The first thing I did when I heard about my father’s condition was pull out the weeds from our front yard. I needed that kind of distraction, even for just a quarter of an hour, to pull myself together. When I learned from my mom that dad had less than a year to live, I scrambled for normalcy; anything that I could hold on to and have control over. Cleaning the garden cleared my head for a bit, but I knew that the next hours, days, and months even, will never be the same.
One could never fully fathom the point of what was truly happening. For our family, the world seemed like it was falling into pieces and we were only holding onto things that we could deal with at least for that moment. The hard truth that our father had cancer ripped our core and diminished our will to live. We knew that liver cancer is one of the most aggressive forms of cancer. From day one since we found out, we would think about it every minute and couldn’t take it out of our heads. We were crippled; we almost felt like the living dead.
Our father was fully aware of his condition. Was it a good thing or a bad thing? We thought it was better that way than to deny it. But the truth was, we were more than willing to carry the burden than to let our father know the extent of his condition.
Weeks before the first scheduled treatment, we exhausted all means to ensure that dad would survive the ordeal unscathed. Armed with our father’s medical results, we consulted the best doctors for the second, third, fourth, up to ninth opinion to ensure that dad received proper treatment. Days were like hours and we felt like we were always running out of time. When the first doctor told us that he had 6 months to live, we wouldn’t hear of it. Who would want their father to live that short of a time? We never wasted time and sought all possible means for our father to survive.
We were fortunate that dad’s tumors were only concentrated in the liver and had not spread. Another doctor even said that the cancer cells were “well-behaved” and were not aggressive, which meant a higher chance of survival. Another doctor whose expertise was liver cancer gave us more hope when she said that it could be treated and that it was not as severe as we thought it was. Oh how relieved we were after almost a month of floating aimlessly!
On the day of the treatment, our father seemed to be taking it well. But all of us would rather carry the weight of his fear than for him to feel the pain that might aggravate his condition. The procedure was called tace or transcatheter arterial chemoembolization. It targeted the tumor and was safer than chemotheraphy. Dad never liked going to hospitals even for a simple, routine check up. He asked if the treatment was only out-patient and if he could leave after the procedure. Dad was a little hard-headed but he knew what he had to do. With us by his side, we kept the atmosphere pleasant, talking about Sunday cookouts and plans of traveling when he had fully recovered.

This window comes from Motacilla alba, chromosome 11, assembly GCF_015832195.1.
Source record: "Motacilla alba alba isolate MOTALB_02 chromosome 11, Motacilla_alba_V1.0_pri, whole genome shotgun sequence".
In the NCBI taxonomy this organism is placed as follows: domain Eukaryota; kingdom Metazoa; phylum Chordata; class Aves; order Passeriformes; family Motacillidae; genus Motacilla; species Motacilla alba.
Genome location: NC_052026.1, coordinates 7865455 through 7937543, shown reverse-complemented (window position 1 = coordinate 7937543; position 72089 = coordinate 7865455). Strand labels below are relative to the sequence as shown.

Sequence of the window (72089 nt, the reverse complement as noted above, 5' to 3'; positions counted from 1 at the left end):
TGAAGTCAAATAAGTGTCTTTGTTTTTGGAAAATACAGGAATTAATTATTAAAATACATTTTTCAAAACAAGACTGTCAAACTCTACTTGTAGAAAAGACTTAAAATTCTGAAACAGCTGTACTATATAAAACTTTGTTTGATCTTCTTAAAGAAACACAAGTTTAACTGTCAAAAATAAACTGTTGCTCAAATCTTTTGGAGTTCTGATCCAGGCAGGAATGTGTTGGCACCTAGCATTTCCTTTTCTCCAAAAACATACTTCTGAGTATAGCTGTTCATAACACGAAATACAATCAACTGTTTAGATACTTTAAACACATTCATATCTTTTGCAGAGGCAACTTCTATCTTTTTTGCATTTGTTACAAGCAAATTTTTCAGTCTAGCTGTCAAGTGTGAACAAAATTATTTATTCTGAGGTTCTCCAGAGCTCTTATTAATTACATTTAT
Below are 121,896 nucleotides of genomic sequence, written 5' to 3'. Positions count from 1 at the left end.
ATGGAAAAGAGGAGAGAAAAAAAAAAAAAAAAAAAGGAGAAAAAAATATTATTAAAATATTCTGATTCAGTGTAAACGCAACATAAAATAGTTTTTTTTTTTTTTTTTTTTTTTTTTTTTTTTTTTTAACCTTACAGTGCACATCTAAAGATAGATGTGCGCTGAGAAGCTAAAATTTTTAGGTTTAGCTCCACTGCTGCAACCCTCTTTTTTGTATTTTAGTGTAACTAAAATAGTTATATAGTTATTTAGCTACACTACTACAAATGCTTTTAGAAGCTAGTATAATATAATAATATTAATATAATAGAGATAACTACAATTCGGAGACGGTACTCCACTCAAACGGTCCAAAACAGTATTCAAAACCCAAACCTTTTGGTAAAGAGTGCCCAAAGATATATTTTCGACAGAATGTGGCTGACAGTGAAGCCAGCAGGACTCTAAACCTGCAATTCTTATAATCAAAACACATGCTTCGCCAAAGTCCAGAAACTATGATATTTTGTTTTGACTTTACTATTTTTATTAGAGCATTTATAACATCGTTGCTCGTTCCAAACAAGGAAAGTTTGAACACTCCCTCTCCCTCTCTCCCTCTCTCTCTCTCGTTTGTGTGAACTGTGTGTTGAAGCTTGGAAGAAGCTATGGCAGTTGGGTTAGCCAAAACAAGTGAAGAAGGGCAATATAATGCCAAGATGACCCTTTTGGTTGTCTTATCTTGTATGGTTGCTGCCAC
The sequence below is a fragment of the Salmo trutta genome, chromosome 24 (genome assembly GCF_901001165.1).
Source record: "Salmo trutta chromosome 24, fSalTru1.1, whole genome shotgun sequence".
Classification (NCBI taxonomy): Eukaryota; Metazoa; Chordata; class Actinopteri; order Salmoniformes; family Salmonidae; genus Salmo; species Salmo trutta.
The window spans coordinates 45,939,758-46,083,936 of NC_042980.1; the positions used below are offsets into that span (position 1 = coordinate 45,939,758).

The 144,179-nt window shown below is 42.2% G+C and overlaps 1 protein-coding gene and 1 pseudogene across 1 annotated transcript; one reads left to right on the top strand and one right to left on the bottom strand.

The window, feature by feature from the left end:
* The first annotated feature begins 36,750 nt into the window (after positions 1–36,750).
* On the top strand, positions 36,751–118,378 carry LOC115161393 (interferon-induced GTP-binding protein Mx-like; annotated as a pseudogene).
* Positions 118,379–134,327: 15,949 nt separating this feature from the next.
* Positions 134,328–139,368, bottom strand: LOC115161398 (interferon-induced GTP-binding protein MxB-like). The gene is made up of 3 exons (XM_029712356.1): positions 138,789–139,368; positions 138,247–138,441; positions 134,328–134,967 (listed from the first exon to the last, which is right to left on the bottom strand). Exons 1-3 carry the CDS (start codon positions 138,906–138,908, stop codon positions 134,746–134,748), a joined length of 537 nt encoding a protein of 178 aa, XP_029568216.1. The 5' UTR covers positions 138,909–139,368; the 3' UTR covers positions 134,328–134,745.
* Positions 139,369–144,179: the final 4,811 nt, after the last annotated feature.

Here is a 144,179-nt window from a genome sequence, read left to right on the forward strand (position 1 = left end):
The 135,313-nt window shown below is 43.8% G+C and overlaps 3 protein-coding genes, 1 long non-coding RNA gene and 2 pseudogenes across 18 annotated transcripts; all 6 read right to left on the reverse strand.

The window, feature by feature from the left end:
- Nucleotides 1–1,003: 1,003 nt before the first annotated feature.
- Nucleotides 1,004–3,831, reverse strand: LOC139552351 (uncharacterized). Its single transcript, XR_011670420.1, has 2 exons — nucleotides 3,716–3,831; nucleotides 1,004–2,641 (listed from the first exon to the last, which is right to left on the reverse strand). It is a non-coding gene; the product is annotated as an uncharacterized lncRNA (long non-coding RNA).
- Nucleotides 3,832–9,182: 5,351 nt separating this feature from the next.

Staying in the hospital for a number of days already felt like a routine, and all of us in the family had a task to accomplish to ensure our father’s smooth treatment. From going up and down the stairs for the billing, to talking to nurses and doctors, to picking up the results from the lab, we ensured that everything was completed that day. Doing these things diverted our minds from what was happening in the operating room.
Seeing our father after the operation, we suddenly felt numb but had to show strong, encouraging looks on our faces. A hint or a whiff of fear discouraged him, and our father was empathic enough to sense what were feeling at that time.
Our father was discharged from the hospital two days after the treatment. It normally took 3 to 5 days, but dad felt that he would recuperate better at home.
The next test results in the coming months showed a good prognosis of dad’s condition. The large tumors had been treated and the smaller tumors were stable, which meant they weren’t growing or showing signs of aggression. The doctors were surprised by dad’s quick recovery and his body’s favorable reaction to the treatment.
Dad is currently under strict monitoring every 3 months, and it has been more than a year and half ago when we found out that he had cancer. We have science and good doctors to thank for, but ultimately, it is dad that we should grateful for. His will to live is remarkable. Our respect and admiration for our father became even more pronounced for battling this medical condition.
Are we still afraid for our father’s future? Will the cancer cells grow again? We still have so many questions and we may not have the answers for now, but he have hard facts: dad is doing well and a healthy lifestyle will keep him healthy. We may not have the future in our hands but we’ll keep an eye on our father to our best capacity.
If there is one thing that has changed, it is the realization that during the worst times, it is the important things that matter, like having our family in perfect health. For several months now, that urge to pull out the weeds from our front yard is no longer there. And I hope that that feeling stays that way for the long haul. – Rappler.com
Jeffrey P. Yap is currently the senior tourism operations officer of the Intramuros Administration.